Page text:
Written by: Gabriel Goh, Gamification Designer
This is an interactive article and I would like to invite you to take part in this – creating behavioural change in yourself.
Everyone longs for change. When I say change, it refers to a desirable change. For instance, John has been overworked doing everything by himself and he needs to learn to delegate his tasks to others. However, not everyone is willing to commit to change, simply because they think it is hard.
Before we talk about creating behavioural change, let us take a step back, how does an individual’s behaviour change occur? According to Fogg’s Behaviour Model, behavioural change occurs when the 3 components, namely Motivation, Ability, and Trigger are present at the same time.
Behavioural change = Motivation x Ability x Trigger
Before we dive into the components separately, here is my first question to you:
“What is the ONE behavioural change you would like to see in yourself?”
According to Fogg, there are 3 types of motivations, which are physical, emotional and social motivations. Let’s take John as an example and I will demonstrate how to apply gamification in the journey of delegating tasks. If you are wondering what gamification is, basically it is the use of game elements in non-game applications (in this case, to stop overworking) to keep you motivated and engaged in the task.
From my point of view, another term for physical motivation is extrinsic motivation. As human beings, we have the tendency to seek pleasure and avoid pain. Hence, we are inclined to do certain actions only if we know we will be rewarded. Tying back to the example, in order to make sure John starts delegating his tasks, we can reward him by offering tangible rewards that act as instant gratifications, such as free vouchers for a romantic getaway with his loved one, lunch opportunities with a CEO, etc.
From my point of view, emotional motivation refers to intrinsic motivation. According to Growth Engineering, hope is the most powerful motivator in making sure learners are engaged in the task. For instance, give him an Epic Meaning for delegating tasks. What does it mean to him if John changes his current behaviour? By doing so, it gives him a sense of purpose in taking part in something that is meaningful to him.
On the other hand, we could also use fear as another emotion to make sure that he is on track. For instance, we could leverage his fear of burning out mentally, fear of physical exhaustion, etc. Remember why was it so effective when your parents banned you from watching TV or eating dessert if you did not do what they wanted you to do? They utilised your fear of being deprived of the things that you desire as a “motivation”. It can normally be seen in games like Monopoly. For you to win, you need to keep yourself from falling into bankruptcy.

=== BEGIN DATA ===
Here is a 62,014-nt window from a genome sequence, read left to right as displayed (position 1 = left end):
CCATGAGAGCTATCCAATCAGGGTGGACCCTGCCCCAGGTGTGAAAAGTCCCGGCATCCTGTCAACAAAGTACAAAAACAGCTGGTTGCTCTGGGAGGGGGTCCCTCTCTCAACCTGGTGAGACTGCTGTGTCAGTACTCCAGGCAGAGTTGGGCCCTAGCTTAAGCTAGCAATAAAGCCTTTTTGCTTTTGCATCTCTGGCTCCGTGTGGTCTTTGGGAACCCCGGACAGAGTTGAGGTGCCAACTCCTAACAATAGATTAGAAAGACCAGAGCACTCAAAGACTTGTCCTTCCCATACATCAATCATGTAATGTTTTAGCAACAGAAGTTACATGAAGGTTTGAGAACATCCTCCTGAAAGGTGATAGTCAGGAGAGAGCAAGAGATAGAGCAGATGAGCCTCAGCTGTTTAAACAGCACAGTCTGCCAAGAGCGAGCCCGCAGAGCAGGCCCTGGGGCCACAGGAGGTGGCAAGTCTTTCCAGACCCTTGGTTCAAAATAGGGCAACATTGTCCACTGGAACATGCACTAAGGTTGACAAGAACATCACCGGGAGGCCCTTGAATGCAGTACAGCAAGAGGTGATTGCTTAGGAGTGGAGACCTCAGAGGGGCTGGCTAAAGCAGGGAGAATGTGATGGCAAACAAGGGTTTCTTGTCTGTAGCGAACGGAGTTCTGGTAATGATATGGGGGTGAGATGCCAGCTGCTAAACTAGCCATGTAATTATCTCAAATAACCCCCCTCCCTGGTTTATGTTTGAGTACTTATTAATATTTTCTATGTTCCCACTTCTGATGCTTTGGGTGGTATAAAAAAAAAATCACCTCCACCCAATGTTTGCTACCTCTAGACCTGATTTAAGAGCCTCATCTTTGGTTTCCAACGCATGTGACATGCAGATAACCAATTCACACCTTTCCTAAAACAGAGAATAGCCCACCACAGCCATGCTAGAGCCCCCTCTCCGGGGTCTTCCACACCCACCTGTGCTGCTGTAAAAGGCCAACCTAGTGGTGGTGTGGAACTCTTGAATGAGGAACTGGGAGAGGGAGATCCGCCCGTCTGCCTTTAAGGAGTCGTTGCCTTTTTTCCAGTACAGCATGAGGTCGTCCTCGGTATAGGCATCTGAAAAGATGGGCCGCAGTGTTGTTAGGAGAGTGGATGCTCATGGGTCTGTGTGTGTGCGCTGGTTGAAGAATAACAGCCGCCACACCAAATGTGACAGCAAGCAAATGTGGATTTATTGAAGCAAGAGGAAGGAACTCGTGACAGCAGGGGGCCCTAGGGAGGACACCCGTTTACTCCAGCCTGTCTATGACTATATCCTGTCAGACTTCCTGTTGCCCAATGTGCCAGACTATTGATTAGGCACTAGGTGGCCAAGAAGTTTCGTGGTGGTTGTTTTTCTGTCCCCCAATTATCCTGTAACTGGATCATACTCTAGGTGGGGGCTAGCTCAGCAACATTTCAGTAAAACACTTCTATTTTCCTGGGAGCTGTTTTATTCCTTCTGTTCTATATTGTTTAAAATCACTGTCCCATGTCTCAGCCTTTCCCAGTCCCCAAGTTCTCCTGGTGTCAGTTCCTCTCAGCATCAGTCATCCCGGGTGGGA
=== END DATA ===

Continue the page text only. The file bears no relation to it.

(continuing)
Social motivation is also known as the motivation for belonging. According to Maslow’s Hierarchy of Needs, a sense of belonging is a basic human need and we cannot survive without it. This explains why prisoners are punished by being placed into solitary confinement as this is against human’s instinct to live alone.
Hence, it is common to see a lot of game developers create games that allow players to compete against or cooperate with one another. Besides that, they also include social elements into their games, such as leaderboards, forums, etc.
If John is motivated by having a sense of belongingness and relatedness, you can invite him to join a focus group where he could connect and share stories with colleagues or peers who have had a similar experience.
Here is another question for you: “What motivates you the most?”
In this model, the ability doesn’t refer to someone’s competency for a particular task. Fogg defines ability as to how simple it is to do a certain task. Simplicity is the key here as the more complicated a task is, the more motivation is required. Here are the 6 key elements that you should take note of when you are minimising your task. Before you proceed to the next question, do check out Fogg’s “Six Elements of Simplicity”.
If John was told to delegate all of his tasks on the very first day, it would seem almost impossible for him. As a result, he might not even start to change as the stakes are too high. It would be so much easier if the task is broken down into parts. Firstly, start with delegating 20% of his tasks, followed with 40%, 60% and so on.
“How would you make your task simpler?”
You’re almost there……
One last step. If we want to break out from our old lifestyles and achieve something new, we will need a reminder as a trigger. For instance, place post-it notes on your desktop or ask someone to be accountable for your change. As for John’s example, we could ask him to declare the changes he is going to make in front of his colleagues so that they can hold him accountable of his actions by reminding him from time to time.
Here is my last question for you: “What will you be using as your trigger?”
Or, “Who will hold you accountable?”
In a nutshell, make sure that the changes you want to implement really matters to you (motivation), the behaviours are as simple as possible (ability) and prompt yourself to take action in the right way (motivation). Most importantly, find out what keeps you engaged and gamify your process, I can assure you the path towards change is not as hard as it seems anymore.